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Major Te Puke kiwifruit orchards marketed to foreign buyers

Major Te Puke kiwifruit orchards marketed to foreign buyers

By Paul McBeth

March 19 (BusinessDesk) - A block of three kiwifruit orchards in Te Puke is being marketed to foreign buyers, despite the new Labour-led government's plans to restrict overseas investment.

Bayleys Real Estate is marketing the Te Matai, Pacific Gold and Coachman orchards in Te Puke, spanning 98 canopy hectares in an international tender, closing on May 3, the realtor said in a statement. The three privately owned orchards are on track to produce 1.2 million-to-1.3 million trays of SunGold G3 and Hayward kiwifruit in roughly equal percentages, or about 0.9 percent of Zespri Group's total supply. That implies payments from Zespri of between $11.4 million and $12.3 million based on the 2017 payment of $9.76 per tray.

Kiwifruit orchard prices have soared since the government and industry response to the Psa bacteria incursion developed a resistant strain, and recent sales of land producing SunGold G3 varieties have gone for between $900,000 and $1 million per hectare, while green kiwifruit orchards able to be converted to gold have sold at $450,000-to-$500,000 per hectare. At an equal split, that implies a sale price of between $66 million and $74 million, not including 102 hectares of grazing land, two residential buildings, plus the option to buy $5.2 million of Zespri shares.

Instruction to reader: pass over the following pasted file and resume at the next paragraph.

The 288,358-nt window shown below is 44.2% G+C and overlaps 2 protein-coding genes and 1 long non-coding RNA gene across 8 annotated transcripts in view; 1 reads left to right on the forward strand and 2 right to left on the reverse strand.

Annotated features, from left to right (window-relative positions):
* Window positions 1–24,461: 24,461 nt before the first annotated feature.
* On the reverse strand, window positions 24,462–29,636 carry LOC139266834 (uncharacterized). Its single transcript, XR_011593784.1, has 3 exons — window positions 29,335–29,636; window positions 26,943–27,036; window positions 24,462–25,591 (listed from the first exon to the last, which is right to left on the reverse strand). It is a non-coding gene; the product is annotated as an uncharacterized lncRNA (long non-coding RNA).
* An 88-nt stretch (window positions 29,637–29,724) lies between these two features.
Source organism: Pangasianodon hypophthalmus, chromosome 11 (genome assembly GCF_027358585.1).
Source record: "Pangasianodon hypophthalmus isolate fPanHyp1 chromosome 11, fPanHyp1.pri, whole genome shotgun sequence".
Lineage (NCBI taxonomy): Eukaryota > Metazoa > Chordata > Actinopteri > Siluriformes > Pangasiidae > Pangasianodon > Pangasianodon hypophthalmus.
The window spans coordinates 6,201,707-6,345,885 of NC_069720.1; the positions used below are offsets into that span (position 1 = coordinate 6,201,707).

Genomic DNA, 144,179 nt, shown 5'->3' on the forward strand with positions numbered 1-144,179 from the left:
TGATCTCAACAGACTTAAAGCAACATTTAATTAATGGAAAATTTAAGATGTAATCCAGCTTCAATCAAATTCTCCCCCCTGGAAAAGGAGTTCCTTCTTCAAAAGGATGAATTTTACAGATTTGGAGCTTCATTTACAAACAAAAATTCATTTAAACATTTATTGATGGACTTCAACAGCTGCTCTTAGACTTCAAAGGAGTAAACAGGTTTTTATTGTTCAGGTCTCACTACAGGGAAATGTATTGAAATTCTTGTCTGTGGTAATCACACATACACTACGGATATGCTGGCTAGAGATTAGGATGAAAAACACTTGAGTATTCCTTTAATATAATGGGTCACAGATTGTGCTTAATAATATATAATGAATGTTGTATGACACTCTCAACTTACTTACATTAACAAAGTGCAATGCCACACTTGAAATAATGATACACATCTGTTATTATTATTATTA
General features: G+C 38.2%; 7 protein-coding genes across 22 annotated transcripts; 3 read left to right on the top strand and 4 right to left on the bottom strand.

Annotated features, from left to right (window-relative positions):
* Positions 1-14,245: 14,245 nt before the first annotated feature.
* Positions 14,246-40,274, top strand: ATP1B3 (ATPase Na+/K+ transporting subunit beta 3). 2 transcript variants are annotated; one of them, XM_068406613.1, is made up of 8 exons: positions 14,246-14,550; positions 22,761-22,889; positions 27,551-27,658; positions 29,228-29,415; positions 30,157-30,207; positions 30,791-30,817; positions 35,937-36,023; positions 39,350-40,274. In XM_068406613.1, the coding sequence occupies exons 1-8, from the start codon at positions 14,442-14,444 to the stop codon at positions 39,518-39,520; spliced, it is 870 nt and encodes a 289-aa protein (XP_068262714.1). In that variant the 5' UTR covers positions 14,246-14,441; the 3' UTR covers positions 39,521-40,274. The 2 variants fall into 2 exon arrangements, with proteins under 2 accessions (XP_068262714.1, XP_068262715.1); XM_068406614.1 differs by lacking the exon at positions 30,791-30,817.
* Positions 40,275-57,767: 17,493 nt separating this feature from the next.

"The sheer scale of this Te Puke portfolio puts the trio of orchards among the biggest commercial kiwifruit operations in New Zealand and is certainly one of the largest that has ever been taken to market in one portfolio," Bayleys managing director Mike Bayley said. "The economy of scale delivered by purchasing this collection of orchards, which are all in close proximity to each other, allows for any new owner to maintain the corporate approach to crop management and production."

Australasia's biggest kiwifruit grower is NZX-listed Seeka, which produced 8.5 million trays in 2017 from its New Zealand orchards. The company last traded at $6.67, giving it a market value of $116.9 million.

The sale comes as policymakers hear submissions on amendments to the Overseas Investment Act bringing residential property and forestry cutting rights into the screening regime and after the government issued a directive to the Overseas Investment Office reducing the size of farms covered by OIO applications.

Bayley said buyers can bid for the entire portfolio or any of the individual properties.

(BusinessDesk)

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